Family dynamics often come into play in the appointing of fiduciaries. For example, it may be best to discuss decisions regarding trustee appointments with family members in advance rather than selecting individuals who the family feels may not be in the best position to serve as trustees. Some may consider being named as an executor or trustee as an honor, but other family members may see it as a responsibility they do not want. An executor or trustee position is a lot of work, involving fiduciary responsibilities and decision-making power. Before appointing an executor or trustee, honestly evaluate the person's talents and determine if he or she has the time to fulfill the duties and obligations of an executor or trustee. Often families may opt to use the services of a third party, an objective decision maker who is not burdened with family dynamics. Such a decision should come after a candid conversation with family members.
Here are several questions related to family relationships that may help you explore your family dynamics:
• How much control do you want, and why?
• How do you define fair versus equal? Are there ways to offer a balance?
• Should your plan provide incentives or some form of compensation to help achieve a certain standard, preferred career choice or lifestyle consideration?
• Based on the personal talent, education and family relationships that exist today and those that may be forged later, who is in the best position to manage, preserve and protect your family's wealth?
• What skill sets do the people involved possess to manage, invest and distribute wealth with objectivity and authority?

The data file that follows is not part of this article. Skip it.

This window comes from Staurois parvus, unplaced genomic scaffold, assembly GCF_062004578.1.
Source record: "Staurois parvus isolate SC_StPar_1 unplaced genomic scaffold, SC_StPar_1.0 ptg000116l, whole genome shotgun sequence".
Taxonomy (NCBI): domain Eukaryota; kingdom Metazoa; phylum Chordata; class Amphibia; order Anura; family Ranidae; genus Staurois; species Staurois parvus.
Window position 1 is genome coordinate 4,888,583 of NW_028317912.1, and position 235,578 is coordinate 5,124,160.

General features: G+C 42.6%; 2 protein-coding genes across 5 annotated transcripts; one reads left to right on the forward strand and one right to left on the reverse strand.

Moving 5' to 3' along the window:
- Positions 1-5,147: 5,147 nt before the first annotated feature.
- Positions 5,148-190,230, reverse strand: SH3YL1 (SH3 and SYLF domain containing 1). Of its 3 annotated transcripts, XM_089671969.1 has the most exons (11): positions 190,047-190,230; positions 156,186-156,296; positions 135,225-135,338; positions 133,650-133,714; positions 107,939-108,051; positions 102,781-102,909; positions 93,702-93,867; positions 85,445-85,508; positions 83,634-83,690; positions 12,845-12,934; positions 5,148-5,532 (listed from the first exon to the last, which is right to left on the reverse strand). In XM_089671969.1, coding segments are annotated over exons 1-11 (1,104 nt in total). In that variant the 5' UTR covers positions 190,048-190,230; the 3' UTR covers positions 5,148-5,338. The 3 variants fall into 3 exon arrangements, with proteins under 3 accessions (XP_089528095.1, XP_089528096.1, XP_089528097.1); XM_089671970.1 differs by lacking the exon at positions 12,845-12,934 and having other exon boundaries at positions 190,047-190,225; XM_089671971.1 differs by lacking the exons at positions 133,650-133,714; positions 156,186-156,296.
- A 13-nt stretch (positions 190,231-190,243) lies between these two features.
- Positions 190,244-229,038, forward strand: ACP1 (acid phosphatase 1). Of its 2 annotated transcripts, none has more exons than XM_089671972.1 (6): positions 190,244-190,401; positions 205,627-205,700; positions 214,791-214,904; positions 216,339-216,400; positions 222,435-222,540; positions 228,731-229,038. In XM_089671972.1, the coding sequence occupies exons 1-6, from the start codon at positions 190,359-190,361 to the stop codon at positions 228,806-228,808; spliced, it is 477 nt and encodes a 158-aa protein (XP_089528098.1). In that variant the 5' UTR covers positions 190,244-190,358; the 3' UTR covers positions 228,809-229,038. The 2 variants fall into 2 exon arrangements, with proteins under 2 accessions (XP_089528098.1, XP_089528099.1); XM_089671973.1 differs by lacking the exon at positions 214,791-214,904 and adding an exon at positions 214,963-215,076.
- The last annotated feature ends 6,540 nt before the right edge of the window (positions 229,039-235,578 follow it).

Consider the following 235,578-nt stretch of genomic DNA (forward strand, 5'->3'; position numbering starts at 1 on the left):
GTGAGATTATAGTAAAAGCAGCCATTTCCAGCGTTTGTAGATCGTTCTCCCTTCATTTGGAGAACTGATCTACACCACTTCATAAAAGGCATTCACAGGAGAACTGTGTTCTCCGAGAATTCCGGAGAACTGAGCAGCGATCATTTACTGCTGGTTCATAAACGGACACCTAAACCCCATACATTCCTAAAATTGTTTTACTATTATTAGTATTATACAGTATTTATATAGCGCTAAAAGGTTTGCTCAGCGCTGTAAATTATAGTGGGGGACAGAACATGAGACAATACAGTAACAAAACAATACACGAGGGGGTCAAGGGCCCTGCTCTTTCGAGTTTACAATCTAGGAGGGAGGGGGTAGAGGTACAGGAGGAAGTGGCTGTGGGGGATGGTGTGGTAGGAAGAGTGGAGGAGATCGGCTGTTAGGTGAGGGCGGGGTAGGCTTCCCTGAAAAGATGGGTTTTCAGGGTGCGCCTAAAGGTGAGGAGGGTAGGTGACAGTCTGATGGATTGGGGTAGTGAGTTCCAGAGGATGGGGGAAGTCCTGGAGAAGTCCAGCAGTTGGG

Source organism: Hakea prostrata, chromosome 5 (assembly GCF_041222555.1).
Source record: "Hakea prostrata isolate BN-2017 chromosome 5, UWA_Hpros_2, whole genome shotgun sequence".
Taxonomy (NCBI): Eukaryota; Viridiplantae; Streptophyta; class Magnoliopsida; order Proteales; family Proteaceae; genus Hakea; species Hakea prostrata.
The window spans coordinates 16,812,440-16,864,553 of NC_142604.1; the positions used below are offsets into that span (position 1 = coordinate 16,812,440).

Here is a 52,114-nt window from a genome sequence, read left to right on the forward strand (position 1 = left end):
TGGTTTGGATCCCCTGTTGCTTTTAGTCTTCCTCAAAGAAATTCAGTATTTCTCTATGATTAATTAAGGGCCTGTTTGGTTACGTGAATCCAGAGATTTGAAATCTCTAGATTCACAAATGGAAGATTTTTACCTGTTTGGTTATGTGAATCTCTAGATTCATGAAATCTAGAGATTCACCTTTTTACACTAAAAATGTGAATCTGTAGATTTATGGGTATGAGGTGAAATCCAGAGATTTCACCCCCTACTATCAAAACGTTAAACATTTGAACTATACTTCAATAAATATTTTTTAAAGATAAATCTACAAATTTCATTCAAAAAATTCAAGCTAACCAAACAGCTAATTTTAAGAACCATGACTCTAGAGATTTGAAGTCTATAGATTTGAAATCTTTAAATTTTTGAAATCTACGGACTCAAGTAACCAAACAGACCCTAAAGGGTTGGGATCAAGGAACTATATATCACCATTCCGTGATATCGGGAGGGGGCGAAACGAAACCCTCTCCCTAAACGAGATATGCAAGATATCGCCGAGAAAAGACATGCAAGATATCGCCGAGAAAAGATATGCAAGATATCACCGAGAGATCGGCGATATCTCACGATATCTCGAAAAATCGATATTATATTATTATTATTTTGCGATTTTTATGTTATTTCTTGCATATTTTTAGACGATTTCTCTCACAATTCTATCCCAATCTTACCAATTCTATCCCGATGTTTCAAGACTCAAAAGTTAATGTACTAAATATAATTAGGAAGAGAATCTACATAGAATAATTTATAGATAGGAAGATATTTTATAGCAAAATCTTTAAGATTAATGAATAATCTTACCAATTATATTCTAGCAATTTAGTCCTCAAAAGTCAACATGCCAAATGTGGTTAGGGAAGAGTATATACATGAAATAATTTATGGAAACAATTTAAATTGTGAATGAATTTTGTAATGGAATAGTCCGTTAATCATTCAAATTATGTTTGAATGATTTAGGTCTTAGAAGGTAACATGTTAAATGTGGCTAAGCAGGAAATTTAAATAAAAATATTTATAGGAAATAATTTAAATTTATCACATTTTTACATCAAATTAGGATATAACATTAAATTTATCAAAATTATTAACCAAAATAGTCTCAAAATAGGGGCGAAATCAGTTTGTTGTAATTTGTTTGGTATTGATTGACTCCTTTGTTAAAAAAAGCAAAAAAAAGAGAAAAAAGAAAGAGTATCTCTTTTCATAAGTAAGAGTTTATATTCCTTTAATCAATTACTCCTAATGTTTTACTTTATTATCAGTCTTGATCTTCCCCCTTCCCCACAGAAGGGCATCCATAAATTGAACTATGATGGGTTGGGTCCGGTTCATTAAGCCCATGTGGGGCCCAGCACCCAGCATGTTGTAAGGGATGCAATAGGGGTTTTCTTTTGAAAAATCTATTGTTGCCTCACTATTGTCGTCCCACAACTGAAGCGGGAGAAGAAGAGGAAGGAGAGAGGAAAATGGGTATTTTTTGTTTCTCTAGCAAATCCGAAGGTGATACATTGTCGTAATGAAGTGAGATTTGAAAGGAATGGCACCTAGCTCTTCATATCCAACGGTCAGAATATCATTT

• Whom do you trust to carry out your wishes based on their personal knowledge of you, your family and your intentions? Are there family members, advisers or corporate entities you trust and, if so, why?
Creating a bridge from thought to action
Conversations about estate and trust planning should not focus just on financial wealth. We feel families who do so miss an opportunity to capture the legacy lived today and redefined through generations. These conversations should also include strategic matters, such as your personal inspiration and motivation, embracing who you are, where you have come from and how you want to be remembered.
Families often avoid discussing estate and trust plans openly. After a death, it is common for heirs to be surprised to learn the terms of the estate plan, that assets were left in trust and that others are named in a fiduciary capacity such as executor or trustee. It is much more effective to ask the right questions now that focus on your beliefs, values and relationships so that resources are allocated at the right time, to the right people and in the right amount.
The questions highlighted in this article only scratch the surface of any family legacy conversation. Creating estate and trust plans that reflect multigenerational concerns typically requires long-term thinking and planning with your advisers to consider all the challenges and opportunities for family members and organizations.
Alan Titus, J.D., senior fiduciary advisor at Hawthorn, PNC Family Wealth, contributed to this article.
Richard Aronson, J.D., CFP is managing director, fiduciary services, Benjamin Ciocco, J.D., is Pittsburgh market director, fiduciary services, and Karen Ann Stollar, CFP, is senior wealth strategist at Hawthorn, PNC Family Wealth (hawthorn.pnc.com). Hawthorn is a multi-family office providing integrated wealth management solutions to families and individuals with investable assets of at least $20 million.